1. High mandibular canal (within 2 mm of the apices of the first and second molars),
2. Intermediate mandibular canal,
3. Low mandibular canal, and
4. Other variations – these include duplication or division of the canal, apparent partial or complete absence of the canal or lack of symmetry.
The medial edge of the foramen has a projection named lingula of the mandible (lingula mandibulae) which is the attachment site for sphenomandibular ligament. Posterior to lingula, is present a mylohyoid groove which runs downwards and forwards. It lodges the mylohyoid nerve and vessels. Lingual nerve, which is the branch of the posterior division of the mandibular nerve, descends along the ramus of the mandible medial to and in front of inferior alveolar nerve. The nerve lies close to the mucosa in the third molar region. The lingual nerve provides senses to the front two-thirds of the tongue, as well as to the underside that surrounds it. It can easily get damaged during the delivery of local anesthesia and oral surgery procedures.
Maxillary and mandibular tori
The torus is a localized bony protuberance that originates from the cortical plate. When present in maxilla it is called as torus palatines and when present in mandible it is called as torus mandibularis. It is a non-pathological benign growth. Various etiologies have been proposed for their growth including masticatory hyperfunction, genetic factors (common in females), environmental factors and multifactorial etiology. Tori are usually reduced when planning ……. Contents available in thr book ……. Contents available in thr book ……. Contents available in thr book ……. Contents available in thr book ……..
Lymphatic drainage areas of the face and neck
The spread of infection and inflammation most commonly follows the route of lymphatic drainage. Infection in various different parts of the oral cavity may involve different spaces according to their lymphatic drainage. Following table describes lymphatic drainage of various parts of the oral cavity.
|Lymphatic drainage of various head and neck areas.|
|Lymph nodes||Drainage areas|
|Submental||Mandibular incisors, tip of the tongue, a part of the floor of the mouth in the midline, related gingiva, middle alveolar process, basal bone of the mandible and midportion of the lower lip and chin.|
|Submandibular||All maxillary teeth, mandibular teeth except incisors, inferior nasal cavity, palate, body of tongue, upper lip, lateral portion of the lower lip, angle of mouth, medial angle of eye, and submental lymph nodes.|
|Mandibular||The skin over the mandible, mucous membrane of lips and cheeks.|
|Buccal||Skin of anterior face, mucous membrane of lips and cheeks.|
|Preauricular||Skin inferior to the temple, external auditory meatus, lateral part of the forehead, lateral part of the eyelids, posterior part of cheeks, a portion of outer ear, parotid gland.|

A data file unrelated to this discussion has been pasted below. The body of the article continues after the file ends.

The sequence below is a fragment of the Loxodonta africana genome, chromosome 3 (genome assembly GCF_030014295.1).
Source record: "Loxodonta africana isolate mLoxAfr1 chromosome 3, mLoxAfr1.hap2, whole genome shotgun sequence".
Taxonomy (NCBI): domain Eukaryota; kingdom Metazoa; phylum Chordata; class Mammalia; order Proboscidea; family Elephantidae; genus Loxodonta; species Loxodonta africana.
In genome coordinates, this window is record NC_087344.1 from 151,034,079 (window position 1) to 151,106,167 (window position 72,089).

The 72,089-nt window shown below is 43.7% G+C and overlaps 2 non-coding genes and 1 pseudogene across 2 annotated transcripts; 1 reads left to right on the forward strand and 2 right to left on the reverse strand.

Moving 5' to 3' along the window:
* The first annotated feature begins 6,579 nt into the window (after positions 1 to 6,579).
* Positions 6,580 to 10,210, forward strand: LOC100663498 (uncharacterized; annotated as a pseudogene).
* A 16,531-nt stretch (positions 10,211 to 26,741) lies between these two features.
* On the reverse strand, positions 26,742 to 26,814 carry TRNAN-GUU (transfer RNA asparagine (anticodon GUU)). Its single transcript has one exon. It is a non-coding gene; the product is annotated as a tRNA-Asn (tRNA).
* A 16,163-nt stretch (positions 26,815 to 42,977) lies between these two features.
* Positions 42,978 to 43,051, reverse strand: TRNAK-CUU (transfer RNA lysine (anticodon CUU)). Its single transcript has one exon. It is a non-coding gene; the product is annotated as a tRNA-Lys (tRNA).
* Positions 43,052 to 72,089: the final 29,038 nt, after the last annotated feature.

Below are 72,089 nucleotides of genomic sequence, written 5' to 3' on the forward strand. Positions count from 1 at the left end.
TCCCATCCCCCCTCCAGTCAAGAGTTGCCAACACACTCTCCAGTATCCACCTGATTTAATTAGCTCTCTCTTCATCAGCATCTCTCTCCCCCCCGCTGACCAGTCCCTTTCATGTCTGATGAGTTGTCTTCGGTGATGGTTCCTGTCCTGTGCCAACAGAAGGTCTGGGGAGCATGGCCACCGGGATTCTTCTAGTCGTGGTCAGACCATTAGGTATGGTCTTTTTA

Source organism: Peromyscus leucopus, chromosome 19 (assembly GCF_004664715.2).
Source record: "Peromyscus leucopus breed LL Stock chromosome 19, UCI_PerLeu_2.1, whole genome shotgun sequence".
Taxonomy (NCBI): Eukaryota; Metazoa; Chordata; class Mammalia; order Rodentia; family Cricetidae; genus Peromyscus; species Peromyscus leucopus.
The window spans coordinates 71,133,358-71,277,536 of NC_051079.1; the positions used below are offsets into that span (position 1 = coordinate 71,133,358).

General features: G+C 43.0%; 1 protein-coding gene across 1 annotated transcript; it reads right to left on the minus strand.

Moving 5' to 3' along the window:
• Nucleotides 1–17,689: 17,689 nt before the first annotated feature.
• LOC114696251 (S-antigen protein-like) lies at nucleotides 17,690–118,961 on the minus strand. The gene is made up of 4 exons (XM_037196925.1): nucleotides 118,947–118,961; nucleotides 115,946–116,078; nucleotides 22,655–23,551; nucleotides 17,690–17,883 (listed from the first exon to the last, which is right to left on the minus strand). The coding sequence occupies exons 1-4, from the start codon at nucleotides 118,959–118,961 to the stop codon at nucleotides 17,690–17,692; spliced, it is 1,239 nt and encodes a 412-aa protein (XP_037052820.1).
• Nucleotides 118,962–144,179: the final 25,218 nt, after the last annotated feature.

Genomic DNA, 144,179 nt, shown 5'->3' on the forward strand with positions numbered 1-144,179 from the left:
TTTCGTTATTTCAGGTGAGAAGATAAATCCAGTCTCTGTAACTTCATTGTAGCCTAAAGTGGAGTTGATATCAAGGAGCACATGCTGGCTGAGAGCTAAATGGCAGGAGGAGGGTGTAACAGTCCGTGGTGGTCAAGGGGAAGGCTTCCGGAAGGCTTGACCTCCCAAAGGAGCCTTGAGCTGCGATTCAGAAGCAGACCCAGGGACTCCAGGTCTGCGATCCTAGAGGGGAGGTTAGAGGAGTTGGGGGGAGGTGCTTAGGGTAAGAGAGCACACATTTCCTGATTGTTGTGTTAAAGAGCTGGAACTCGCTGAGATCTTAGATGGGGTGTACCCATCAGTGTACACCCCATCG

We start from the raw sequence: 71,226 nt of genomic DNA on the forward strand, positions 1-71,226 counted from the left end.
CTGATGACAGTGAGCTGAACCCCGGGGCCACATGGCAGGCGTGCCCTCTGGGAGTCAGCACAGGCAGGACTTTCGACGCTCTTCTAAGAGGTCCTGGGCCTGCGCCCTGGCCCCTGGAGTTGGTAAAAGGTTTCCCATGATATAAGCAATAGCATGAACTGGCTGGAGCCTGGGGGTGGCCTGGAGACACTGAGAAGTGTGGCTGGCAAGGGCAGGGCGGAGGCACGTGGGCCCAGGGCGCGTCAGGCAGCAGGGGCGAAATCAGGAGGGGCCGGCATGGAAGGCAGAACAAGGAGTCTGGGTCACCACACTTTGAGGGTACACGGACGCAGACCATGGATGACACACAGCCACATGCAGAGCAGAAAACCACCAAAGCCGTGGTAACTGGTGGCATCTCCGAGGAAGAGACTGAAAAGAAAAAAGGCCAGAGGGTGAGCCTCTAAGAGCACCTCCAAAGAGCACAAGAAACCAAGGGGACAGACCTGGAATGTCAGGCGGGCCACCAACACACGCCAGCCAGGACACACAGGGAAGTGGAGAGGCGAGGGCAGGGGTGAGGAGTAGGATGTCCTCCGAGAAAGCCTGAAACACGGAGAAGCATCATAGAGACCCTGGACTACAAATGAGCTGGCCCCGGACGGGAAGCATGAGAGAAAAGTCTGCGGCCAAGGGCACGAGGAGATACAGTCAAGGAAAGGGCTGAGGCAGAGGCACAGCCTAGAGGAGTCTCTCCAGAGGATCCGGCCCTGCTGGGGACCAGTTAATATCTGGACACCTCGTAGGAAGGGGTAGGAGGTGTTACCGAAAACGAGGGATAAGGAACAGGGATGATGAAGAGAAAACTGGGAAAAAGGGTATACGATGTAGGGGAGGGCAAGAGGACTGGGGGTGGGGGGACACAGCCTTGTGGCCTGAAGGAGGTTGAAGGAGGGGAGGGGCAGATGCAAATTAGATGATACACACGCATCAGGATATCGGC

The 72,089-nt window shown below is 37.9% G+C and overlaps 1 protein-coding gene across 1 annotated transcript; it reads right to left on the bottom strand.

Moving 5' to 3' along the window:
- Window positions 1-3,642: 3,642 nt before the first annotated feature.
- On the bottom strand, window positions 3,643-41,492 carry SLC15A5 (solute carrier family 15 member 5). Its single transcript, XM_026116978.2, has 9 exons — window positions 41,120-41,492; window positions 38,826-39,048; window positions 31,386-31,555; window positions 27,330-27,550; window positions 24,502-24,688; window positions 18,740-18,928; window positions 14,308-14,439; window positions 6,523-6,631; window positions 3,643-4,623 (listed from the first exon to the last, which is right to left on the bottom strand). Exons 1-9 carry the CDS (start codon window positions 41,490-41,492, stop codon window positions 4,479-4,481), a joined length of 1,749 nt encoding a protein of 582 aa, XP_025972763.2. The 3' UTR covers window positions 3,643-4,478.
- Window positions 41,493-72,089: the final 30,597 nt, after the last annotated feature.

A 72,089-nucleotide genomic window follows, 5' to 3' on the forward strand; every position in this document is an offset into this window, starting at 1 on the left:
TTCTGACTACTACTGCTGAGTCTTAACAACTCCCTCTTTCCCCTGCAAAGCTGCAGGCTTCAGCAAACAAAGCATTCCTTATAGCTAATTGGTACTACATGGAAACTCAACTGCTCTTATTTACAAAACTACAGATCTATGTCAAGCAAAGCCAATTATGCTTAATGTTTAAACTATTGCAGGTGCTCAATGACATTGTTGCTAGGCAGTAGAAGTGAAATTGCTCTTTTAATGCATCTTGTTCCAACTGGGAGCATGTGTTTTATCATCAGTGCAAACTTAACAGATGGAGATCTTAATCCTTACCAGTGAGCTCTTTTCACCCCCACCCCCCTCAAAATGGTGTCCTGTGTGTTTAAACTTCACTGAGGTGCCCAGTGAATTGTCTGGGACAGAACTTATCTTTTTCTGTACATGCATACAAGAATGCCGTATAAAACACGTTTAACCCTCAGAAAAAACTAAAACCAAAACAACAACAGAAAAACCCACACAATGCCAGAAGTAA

|Postauricular||Scalp above and behind the ear and external ear.|
|Occipital||Scalp posterior to ear, occipital region.|
|Superficial cervical||Pinna and adjoining skin, pre and post auricular lymph nodes.|
|Deep cervical||Submental, submandibular, inferior auricular and tonsillar lymph nodes.|
Potential anatomical spaces around oral cavity
There are several potential anatomical spaces present around the oral cavity which can be easily distended by inflammatory fluid and infection. Although fascias, muscle attachments and bones separate the orofacial region into different compartments, the infection may still spread beyond the dentoalveolar tissue to involve distant spaces 11, 12. To understand various potential spaces in the head and neck region, knowledge of fascia which covers and invests various structures is important.
Fascia is a layer of fibrous tissue that surrounds muscles, vessels, and nerves. In head and neck region, deep cervical fascia has three divisions which separate various structures into three compartments; the investing (superficial), middle and deep layers. The investing or superficial layer is present just below the subcutaneous tissue and platysma. Superiorly it is attached to the lower border of the mandible and inferiorly to the sternum and clavicle 13. The middle layer of fascia encircles central organs which include the larynx, trachea, pharynx and strap muscles. It forms the anterior part of the carotid sheath. Inferiorly, this layer extends into the mediastinum to attach to the pericardium 13. The deep fascia divides into two layers: alar ……. Contents available in thr book ……. Contents available in thr book ……. Contents available in thr book ……. Contents available in thr book ……..
Classification of potential spaces in orofacial region
The potential spaces in the orofacial region can be classified depending on the site/space involved:
Spaces related to the mandible
Spaces related to the maxilla
Canine fossa abscess.
Deep fascial spaces of the neck
Lateral pharyngeal space.
Description of the individual spaces
Spaces related to the mandible